Provenance study on Eocene–Miocene sandstones of the Rakhine Coastal Belt, Indo-Burman Ranges of Myanmar: geodynamic implications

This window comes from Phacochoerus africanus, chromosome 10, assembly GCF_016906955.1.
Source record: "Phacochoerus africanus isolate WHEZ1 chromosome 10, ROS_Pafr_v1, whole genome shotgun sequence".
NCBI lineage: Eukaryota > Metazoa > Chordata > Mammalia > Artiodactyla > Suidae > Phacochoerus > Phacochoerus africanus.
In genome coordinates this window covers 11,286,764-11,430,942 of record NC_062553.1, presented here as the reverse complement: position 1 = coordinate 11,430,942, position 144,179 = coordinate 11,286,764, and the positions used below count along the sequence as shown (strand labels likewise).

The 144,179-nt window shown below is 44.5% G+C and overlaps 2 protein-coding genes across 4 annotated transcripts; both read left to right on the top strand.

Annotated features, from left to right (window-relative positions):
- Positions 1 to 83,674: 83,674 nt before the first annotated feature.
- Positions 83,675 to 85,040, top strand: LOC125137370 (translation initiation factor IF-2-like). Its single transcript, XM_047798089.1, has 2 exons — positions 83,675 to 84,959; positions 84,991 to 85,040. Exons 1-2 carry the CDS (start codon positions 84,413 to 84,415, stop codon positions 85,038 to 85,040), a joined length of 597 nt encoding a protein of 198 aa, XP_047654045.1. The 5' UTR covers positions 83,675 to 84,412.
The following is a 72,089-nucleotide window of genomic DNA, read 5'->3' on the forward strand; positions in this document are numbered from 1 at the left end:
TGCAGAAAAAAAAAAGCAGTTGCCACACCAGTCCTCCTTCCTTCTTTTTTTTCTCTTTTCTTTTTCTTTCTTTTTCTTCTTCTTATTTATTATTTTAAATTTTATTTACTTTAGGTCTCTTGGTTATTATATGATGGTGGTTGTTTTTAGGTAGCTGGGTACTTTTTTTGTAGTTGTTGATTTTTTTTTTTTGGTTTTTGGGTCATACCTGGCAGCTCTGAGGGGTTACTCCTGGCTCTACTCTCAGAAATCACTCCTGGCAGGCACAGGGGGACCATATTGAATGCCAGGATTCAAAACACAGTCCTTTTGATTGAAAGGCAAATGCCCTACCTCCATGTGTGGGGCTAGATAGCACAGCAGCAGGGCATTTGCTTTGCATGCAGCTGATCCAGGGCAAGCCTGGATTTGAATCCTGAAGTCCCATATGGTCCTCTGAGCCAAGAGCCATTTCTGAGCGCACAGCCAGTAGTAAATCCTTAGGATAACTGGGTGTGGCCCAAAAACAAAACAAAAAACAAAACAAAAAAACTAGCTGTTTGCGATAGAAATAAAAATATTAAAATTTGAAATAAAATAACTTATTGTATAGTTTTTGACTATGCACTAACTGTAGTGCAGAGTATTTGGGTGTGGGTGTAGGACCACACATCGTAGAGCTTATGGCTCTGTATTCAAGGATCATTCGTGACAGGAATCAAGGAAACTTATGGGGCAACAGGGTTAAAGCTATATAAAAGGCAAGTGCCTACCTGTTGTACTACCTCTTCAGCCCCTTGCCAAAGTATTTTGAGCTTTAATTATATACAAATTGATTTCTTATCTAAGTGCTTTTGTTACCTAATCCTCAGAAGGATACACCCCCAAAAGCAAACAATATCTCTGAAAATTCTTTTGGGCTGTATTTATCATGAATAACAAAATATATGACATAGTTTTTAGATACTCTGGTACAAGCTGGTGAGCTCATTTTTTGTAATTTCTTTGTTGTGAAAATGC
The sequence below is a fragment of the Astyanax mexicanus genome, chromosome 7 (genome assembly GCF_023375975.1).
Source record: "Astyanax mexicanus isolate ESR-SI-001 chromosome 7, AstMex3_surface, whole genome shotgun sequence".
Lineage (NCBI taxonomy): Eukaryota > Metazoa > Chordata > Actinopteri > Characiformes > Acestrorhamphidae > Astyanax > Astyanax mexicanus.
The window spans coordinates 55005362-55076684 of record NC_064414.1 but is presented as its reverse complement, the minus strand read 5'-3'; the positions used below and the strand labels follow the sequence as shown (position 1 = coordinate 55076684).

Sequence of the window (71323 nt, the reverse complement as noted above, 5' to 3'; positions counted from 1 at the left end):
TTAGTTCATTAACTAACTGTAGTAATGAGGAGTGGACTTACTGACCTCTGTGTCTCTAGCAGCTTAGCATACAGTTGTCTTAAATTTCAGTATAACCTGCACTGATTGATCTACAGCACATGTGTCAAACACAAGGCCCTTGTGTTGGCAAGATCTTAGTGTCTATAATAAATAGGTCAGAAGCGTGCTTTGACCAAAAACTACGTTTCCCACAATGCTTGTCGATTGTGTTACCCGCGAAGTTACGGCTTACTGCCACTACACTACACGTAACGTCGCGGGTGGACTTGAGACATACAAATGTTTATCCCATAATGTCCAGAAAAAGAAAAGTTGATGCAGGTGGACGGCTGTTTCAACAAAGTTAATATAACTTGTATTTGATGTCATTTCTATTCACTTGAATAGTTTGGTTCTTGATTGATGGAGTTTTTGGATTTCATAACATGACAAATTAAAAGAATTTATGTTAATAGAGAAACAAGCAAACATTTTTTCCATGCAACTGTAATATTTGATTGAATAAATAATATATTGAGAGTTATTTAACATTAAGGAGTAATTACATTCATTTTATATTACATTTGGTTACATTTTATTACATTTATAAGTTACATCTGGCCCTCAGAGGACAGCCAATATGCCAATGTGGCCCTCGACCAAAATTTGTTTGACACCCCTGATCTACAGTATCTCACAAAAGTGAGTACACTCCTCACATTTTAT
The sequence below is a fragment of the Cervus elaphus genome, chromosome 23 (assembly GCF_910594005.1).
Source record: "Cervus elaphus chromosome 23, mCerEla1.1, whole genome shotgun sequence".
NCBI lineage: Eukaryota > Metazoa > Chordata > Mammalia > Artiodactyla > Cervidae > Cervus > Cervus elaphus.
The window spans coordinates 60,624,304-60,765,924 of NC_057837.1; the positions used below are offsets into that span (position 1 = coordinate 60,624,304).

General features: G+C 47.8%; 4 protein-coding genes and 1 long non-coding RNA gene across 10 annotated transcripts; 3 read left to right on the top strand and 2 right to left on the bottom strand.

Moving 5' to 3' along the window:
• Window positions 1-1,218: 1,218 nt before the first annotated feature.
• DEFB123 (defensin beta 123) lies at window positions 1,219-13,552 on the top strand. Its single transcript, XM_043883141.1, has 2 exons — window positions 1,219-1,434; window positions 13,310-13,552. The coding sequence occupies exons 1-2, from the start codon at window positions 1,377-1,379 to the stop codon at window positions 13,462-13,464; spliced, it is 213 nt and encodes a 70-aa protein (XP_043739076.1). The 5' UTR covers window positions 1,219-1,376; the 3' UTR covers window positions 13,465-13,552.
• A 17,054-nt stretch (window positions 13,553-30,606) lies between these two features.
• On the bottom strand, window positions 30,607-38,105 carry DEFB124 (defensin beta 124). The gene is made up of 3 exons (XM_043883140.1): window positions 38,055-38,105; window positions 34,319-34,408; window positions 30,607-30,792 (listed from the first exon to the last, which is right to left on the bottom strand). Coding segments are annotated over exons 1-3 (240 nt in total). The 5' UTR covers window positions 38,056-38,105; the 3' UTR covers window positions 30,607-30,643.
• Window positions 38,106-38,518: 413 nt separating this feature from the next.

The Indo-Burman Ranges (IBR) represent an accretionary wedge, which is the result of subduction of the Indian plate beneath the Asian plate. In the Rakhine Coastal Belt it comprises a thick stack of Cretaceous to Neogene turbiditic sediments and localized thrust sheets of oceanic plate mafics and pelagic sediments. We investigate Eocene–Miocene sandstones, aiming to reveal the provenance of the detrital material using modal framework grain, heavy mineral and detrital zircon analysis (U–Pb laser ablation ICP-MS dating, Hf isotope geochemistry and typology). The results show a predominant derivation of the clastic material from: (i) Late Cretaceous to Oligocene igneous rocks, which are often bimodal with a low number of zircons spanning the Cretaceous–Palaeogene boundary, and (ii) recycled orogenic terrane sources comprising ophiolitic rocks. Age corrected Hf isotope ratios confirm subduction-related mixed mantle-crust sources. We also observe minor reworking of older magmatic zircons. By comparing our obtained petrographic parameters and zircon characteristics with potential Himalayan, Indian continent and Burman margin sources we conclude a Burman margin and arc origin provenance. With regard to hydrocarbon exploration in the IBR, a forearc and trench basin system model linked with the Burman arc appears more appropriate for evaluating the petroleum system.